Marine Le Pen, the leader of France’s extreme right-wing National Front (FN) party and member of the European Parliament, has added several research and innovation concerns to her list of campaign issues in a bid to broaden her appeal ahead of the presidential election – with little noticeable success.
In her 144-point manifesto, Le Pen promises to raise research spending by 30 per cent, cut pay roll tax for small businesses, encourage insurance funds to invest more in venture capital, and aim for a zero-carbon economy. With just over two months to go until the first round of voting in the French election, the anti-euro candidate remains comfortably ahead in the polls for the first round of voting, though is then expected to lose in the crucial second round in May.
Her pledges mark a continuing effort, started in her position as MEP, to go beyond her party’s usual focus on immigration, Islam and globalisation.
In the European Parliament, Le Pen, who sits on the Industry, Research and Energy committee, has a reputation for prefacing most votes with “J’ai voté contre” (I am voting against).
But under her leadership FN has engaged as much as mainstream parties on science and innovation, as part of a strategy to de-toxify the party once headed by Le Pen’s father, Jean-Marie, a convicted racist.
Le Pen has championed research into alternatives to animal testing, and can claim some success for pushing it up the EU’s agenda in recent years. She has also called for stricter rules on hormone-disrupting chemicals, spoken out against industry-paid scientists advising the EU on fracking, and called for a proper EU-level debate on gene-editing technologies.
However, despite the FN leader’s noticeable engagement on a range of science issues, there’s one – admittedly small – group of potential voters she isn’t reaching: Scientists, themselves.
The FN’s claim that the EU is responsible for a lot of bad things and its promise to massively reduce migration to a net 10,000 people per year, makes it difficult to seduce a highly mobile class of people which draws a lot of funding from Brussels.
Their support is expected to flow instead to one of Le Pen’s other challengers – independent centrist Emmanuel Macron, right-wing conservative François Fillon, or hard-left Benoît Hamon.
“The best predictor of the Le Pen vote is educational attainment. The higher the degree the lower the support,” says Nonna Mayer, political scientist and far-right expert at Sciences Po. “So scientists vote for her far less than the [wider] population.”
Two challengers to Le Pen’s political left, Macron and Hamon, are the more likely to earn scientists’ vote.
“Intuition and [reference to election] literature suggests that French academics lean overwhelmingly to the left,” said Joël Gombin, a politics professor at the University of Picardy.
Among the challengers, Macron has made the most outward show of support for science, calling on researchers based in the US who find themselves at odds with the Trump administration to take refuge in France.
Hamon meanwhile has urged action on climate change and proposed to tax robots. Fillon, whose campaign has been hit by various embezzlement and tax evasion claims, is likely a turnoff for academics, with promises to cut public spending and scale back public sector jobs.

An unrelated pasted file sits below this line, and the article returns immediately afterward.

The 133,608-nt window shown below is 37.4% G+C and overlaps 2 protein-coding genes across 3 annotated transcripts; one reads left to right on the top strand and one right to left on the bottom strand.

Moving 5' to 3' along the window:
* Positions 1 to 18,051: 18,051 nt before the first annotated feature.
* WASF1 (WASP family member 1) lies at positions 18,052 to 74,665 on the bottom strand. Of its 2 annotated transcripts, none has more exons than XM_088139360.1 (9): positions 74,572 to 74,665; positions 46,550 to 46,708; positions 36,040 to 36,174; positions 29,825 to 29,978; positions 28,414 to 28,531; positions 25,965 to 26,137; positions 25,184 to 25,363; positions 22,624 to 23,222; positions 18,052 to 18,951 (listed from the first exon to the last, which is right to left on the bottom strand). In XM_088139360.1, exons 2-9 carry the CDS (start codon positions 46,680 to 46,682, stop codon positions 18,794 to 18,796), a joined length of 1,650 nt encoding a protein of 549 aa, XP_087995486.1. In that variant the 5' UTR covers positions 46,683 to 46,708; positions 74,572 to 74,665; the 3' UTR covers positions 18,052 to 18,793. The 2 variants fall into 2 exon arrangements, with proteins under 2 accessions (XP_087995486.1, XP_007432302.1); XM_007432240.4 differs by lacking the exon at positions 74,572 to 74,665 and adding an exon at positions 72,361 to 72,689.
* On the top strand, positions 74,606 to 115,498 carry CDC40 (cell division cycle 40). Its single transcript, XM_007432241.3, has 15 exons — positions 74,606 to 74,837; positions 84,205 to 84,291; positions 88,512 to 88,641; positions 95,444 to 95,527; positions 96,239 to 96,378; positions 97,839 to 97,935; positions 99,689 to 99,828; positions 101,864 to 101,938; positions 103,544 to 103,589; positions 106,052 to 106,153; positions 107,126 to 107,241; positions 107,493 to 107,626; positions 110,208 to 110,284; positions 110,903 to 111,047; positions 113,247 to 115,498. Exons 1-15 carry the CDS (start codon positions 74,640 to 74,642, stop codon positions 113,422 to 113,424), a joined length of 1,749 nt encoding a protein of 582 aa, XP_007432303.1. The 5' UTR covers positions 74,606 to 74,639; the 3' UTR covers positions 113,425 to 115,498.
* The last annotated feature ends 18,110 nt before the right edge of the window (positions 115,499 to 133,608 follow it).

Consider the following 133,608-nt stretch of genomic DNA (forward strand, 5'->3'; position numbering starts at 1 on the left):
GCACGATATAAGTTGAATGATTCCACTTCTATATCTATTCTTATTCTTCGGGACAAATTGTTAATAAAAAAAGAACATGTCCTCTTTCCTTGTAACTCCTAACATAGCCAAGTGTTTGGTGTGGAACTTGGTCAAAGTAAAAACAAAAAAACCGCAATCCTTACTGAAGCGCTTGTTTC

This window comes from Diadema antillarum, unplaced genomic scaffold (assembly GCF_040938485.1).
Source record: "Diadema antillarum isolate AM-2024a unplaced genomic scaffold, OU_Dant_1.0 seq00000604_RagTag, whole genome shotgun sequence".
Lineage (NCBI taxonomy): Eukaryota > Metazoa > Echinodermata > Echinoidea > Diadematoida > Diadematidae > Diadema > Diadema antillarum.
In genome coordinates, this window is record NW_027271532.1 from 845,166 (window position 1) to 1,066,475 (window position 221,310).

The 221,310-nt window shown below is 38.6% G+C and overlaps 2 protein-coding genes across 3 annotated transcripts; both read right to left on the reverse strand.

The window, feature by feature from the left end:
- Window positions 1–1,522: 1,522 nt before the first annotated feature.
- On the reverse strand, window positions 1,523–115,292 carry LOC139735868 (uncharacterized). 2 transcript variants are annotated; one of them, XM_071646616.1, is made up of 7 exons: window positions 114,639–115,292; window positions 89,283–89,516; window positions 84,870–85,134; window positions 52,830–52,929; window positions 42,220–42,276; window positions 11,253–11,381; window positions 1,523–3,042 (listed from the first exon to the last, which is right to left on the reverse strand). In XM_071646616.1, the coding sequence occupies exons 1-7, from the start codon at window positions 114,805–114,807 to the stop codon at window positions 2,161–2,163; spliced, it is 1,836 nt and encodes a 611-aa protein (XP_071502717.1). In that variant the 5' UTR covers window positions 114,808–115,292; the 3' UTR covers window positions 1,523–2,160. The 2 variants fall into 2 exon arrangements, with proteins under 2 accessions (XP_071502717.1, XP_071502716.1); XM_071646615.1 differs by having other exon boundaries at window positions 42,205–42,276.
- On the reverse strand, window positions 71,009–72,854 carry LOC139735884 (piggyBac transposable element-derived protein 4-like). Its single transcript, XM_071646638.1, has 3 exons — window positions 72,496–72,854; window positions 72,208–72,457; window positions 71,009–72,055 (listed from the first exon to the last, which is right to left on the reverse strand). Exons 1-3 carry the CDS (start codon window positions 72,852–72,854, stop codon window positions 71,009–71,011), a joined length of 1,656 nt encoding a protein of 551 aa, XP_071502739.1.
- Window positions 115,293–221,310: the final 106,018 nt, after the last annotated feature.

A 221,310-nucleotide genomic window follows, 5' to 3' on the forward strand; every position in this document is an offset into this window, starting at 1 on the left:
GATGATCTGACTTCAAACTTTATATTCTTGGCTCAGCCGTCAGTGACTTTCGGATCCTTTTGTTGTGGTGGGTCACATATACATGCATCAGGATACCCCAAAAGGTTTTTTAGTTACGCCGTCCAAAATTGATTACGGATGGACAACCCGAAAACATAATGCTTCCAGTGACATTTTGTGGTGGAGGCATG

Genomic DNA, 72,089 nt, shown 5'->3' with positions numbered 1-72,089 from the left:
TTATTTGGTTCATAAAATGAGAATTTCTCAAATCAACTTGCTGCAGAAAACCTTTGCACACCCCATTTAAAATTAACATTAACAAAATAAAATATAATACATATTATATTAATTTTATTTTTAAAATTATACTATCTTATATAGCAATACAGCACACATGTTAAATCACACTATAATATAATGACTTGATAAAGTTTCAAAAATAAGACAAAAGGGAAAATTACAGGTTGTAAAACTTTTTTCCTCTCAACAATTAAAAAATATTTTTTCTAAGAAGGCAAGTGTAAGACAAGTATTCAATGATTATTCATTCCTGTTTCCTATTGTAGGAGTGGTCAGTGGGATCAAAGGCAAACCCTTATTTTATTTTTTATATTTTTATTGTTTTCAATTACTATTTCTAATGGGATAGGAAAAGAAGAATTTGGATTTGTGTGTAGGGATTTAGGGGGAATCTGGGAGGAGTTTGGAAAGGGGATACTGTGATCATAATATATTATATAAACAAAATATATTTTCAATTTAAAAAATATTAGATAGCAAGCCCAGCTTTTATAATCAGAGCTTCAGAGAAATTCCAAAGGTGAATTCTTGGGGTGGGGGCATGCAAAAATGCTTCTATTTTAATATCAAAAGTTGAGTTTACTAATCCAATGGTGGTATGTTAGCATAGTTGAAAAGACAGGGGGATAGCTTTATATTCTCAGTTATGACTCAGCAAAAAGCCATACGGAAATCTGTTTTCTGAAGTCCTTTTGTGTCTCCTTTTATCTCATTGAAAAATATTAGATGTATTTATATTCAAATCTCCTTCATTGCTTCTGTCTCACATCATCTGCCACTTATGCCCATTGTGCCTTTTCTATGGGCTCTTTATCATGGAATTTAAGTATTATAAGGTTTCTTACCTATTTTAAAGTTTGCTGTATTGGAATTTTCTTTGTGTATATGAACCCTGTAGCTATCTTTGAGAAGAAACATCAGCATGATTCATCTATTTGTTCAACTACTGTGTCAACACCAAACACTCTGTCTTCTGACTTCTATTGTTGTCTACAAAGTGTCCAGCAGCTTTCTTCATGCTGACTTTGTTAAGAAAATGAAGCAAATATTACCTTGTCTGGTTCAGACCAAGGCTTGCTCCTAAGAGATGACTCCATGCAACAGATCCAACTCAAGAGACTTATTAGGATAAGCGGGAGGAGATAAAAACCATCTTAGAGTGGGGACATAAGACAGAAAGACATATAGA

Le Pen record in Brussels
Le Pen’s speeches in the European Parliament cover areas beyond FN’s traditional topics of immigration and crime.
Unlike the eurosceptic UK Independence Party, whose members consistently vote against many research and innovation policies, FN’s voting history shows that its MEPs are more engaged with the EU’s research and innovation policies, and more likely to support than oppose them.
Last year Le Pen and colleagues called on the European Commission to step up support for research into combating the bacterium Xylella fastidiosa, which has led to a rapid decline in olive plantations in Southern Europe. Tackling the problem has become one of the main challenges of the Commission’s health directorate, DG SANTE.
Le Pen has hit out at “pious” statements from the Commission on how researchers can combine Horizon 2020 and regional funding, arguing that there is no adequate explanation for how people should go about this. Her party is also sceptical about “the current trend of assigning universities performance targets to the detriment of the quality of education, which could in particular jeopardise the teaching of the humanities.”
Where Le Pen is further from the Parliament’s centre of gravity is on the broad issue of protecting native industries. Maintaining manufacturing jobs is a persistent theme, with demands for stronger restrictions on imports of Chinese solar panels and US unconventional gas.
The FN leader, a recent convert to green technologies, has previously warned that the Paris climate change agreement, signed by 190 countries, will “accelerate the de-industrialisation of Europe”. Her demonisation of genetically modified crops, and the EU’s perceived role in promoting them, carries a similar populist flavour.
Le Pen appears to admire several pro-business laws passed in the US, suggesting last year that the EU apes America’s Small Business Act.
She has always favoured more scrutiny of the European Investment Bank, which she says should conduct “a European employment impact assessment in respect of each investment project outside the European Union and inform Parliament, the Council and the Commission before any loan is granted”.
Companies should also be made pay back money they receive from Brussels if they use loans to re-locate jobs, FN says. In addition, a share of public procurement in every member state should be shielded from foreign competition.